I was fascinated by this news release. The Aberdeen Group has launched a “online digital prototyping assessment tool,“ which utilizes the outfit’s “primary research in product innovation, helps companies identify their biggest product development challenges, compares their design practices to industry benchmarks, and quantifies potential time and cost savings by adopting Best-in-Class capabilities.”
An impressive sounding thing. Wait. There’s more. The assessment, which is in the form of a short multi-stage questionnaire is based on the group’s “unique PACE research methodology, steps through the product development process to determine where an individual company excels and helps identify opportunities for improvement.”
When you’ve registered for the assessment, you’re taken through a few questions, some of which are multiple choice, some of which are single choice from a list of options. The end goal is that the system “makes recommendations by comparing responses to prior Aberdeen research that identified design and engineering best practices exhibited by Best-in-Class companies.”
Once done you then receive a summary of how your company compare “to other organizations as well as custom tailored next steps to improve their development process.” I went through the process and while its initially interesting how the questions are structured, what language is used and the end results.
There are the basic questions, such as “How are product concepts developed?” possible responses are:
- On paper only
- On paper and then transferred to electronic form (2D or 3D)
- Completed electronically, as a 2D sketch
- Completed electronically as a 3D surface model (push and pull surface capabilities
This is pretty standard stuff, although the answers look a little odd. Considering that the only 3D related answer is a surface model, it looks a little incomplete. Where’s the potential for an intelligent 3D model? Question 3 in my survey read “How is the aesthetic look and feel of a product assessed?” with the options being:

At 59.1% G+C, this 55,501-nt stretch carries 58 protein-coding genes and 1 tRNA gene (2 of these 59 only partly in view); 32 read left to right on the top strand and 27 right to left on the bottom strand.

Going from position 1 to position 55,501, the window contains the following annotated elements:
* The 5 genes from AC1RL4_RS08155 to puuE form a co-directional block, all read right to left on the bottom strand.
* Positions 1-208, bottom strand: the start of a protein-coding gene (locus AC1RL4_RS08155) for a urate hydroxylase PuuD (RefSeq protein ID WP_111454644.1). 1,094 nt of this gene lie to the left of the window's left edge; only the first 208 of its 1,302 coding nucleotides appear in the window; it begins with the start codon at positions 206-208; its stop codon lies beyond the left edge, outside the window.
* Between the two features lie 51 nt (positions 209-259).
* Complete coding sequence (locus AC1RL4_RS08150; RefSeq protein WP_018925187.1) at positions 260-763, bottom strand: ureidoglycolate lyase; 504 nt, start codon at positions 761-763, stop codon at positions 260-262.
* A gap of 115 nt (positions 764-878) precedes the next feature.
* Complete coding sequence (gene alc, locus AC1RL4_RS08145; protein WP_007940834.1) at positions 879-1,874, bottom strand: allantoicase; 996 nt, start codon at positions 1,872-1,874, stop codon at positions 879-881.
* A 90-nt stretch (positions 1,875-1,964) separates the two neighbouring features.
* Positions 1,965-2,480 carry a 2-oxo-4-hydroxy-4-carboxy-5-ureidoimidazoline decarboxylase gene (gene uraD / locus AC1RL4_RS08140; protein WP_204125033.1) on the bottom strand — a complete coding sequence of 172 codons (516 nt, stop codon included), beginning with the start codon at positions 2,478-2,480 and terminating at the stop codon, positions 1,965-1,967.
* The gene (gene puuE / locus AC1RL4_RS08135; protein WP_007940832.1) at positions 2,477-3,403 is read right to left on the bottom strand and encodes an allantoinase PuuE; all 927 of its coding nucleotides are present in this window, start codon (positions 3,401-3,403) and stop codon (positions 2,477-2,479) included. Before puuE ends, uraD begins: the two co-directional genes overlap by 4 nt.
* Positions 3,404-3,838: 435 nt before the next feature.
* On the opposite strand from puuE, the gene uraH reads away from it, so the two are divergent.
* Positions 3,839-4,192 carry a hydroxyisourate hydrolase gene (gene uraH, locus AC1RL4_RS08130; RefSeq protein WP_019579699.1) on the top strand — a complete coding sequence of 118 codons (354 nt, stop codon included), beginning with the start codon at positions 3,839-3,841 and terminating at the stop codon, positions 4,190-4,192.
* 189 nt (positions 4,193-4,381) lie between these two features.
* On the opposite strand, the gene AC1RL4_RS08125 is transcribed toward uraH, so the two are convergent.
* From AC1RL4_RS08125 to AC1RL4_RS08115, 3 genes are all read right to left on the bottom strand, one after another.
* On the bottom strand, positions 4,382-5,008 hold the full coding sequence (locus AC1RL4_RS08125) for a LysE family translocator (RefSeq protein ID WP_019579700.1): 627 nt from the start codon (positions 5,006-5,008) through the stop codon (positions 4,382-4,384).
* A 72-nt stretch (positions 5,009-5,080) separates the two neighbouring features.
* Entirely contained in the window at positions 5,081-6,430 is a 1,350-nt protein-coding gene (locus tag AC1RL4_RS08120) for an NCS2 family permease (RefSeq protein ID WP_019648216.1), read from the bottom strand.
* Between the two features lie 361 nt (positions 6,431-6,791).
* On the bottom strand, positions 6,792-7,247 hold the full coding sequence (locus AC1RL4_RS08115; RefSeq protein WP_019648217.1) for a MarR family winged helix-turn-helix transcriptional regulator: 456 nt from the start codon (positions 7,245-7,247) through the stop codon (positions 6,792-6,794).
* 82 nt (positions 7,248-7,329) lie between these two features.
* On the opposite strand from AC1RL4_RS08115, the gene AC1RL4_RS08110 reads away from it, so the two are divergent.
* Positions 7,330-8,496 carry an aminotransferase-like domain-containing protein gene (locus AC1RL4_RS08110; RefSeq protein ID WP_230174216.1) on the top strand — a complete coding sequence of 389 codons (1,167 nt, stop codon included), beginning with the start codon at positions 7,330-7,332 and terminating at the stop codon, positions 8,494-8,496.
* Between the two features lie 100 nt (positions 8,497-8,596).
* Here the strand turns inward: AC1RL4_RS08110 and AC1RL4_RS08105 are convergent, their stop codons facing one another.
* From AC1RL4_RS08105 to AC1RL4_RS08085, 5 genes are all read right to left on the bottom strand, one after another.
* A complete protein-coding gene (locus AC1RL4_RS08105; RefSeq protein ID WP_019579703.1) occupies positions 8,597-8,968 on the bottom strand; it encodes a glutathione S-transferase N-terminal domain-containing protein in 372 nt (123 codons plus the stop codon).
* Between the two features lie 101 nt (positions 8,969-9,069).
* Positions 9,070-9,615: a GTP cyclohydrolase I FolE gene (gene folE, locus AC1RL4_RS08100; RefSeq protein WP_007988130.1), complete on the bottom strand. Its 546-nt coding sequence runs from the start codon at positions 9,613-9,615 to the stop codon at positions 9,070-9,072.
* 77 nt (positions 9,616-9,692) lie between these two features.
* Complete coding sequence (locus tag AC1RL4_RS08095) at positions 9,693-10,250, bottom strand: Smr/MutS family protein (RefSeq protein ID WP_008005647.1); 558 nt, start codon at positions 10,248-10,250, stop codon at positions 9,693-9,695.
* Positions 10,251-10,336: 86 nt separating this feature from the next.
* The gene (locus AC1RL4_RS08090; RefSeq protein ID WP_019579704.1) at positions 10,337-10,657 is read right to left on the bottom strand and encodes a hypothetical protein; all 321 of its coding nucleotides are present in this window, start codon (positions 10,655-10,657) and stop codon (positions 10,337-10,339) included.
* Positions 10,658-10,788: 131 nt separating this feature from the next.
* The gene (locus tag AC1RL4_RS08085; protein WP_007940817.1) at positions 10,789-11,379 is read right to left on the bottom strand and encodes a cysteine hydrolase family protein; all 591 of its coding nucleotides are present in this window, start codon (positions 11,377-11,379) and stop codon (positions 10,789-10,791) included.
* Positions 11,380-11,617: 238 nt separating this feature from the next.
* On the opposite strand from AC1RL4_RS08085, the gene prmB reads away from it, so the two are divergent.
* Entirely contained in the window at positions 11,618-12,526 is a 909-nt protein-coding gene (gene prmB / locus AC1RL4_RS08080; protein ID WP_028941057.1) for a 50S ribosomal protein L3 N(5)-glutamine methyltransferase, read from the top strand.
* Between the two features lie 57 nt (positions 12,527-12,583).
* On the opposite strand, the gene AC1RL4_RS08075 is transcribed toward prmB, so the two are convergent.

- By building/sculpting a physical prototype at the concept stage
- By building a physical prototype when the design is complete
- By reviewing a realistically rendered digital model
- Aesthetic properties are not important in my industry
Fair enough, but you’re only allowed a single option answer. The use of physical and digital models within the product development process is typically mixed. You don’t just build a physical prototype, or use a rendered model most organizations use both. The same was true of almost every question and possible answer. You can’t give a complete answer or indeed, accurate answer, because you might typically use a mix of methods, for visualization, for simulation, for assessing product performance.
So what’s my problem? It’s nothing specific, but take a look at the URL for the assessment survey http://autodesk.aberdeen.com. That gives it all away. Aberdeen has constructed this survey at the behest and I assume, funding from Autodesk. When you complete it, you get a quick bar chart showing how you perform according to your answers and get emailed a link to a fuller report as well as Aberdeen’s other research report (which are worth reading). There are also links to recommended products from Autodesk. Take from that what you will.
The press release has a quote from Stephen Gold, President of Aberdeen, saying that they are “pleased to provide organizations with guidance to improve their product development process. The Assessment Tool Series offers a unique opportunity for organizations to leverage our benchmark research in a highly personalized way.”
Yes, “A unique opportunity to reuse their benchmark research” (which is pretty highly regarded I might add), but as long as you do using limited answers, limited input and using language that suits perfectly the terminology of the endeavor’s sponsors . I don’t have a problem with this , but I wish analysts would be a little more honest about why they do these things. This has very little to do with their research, more to do with Aberdeen tying up with Autodesk to reuse their research methods to point users to Autodesk’s tools – its a sales tool masquerading as a scientific study. If you look at it from that point of view, then its perfectly acceptable and you can get from the results exactly what you want. But let’s not pretend it’s anything else. Analysts have a strange habit of taking what appears to be common sense, wrapping it up with ‘research’ and feeding it back to you and this does nothing to change that perception.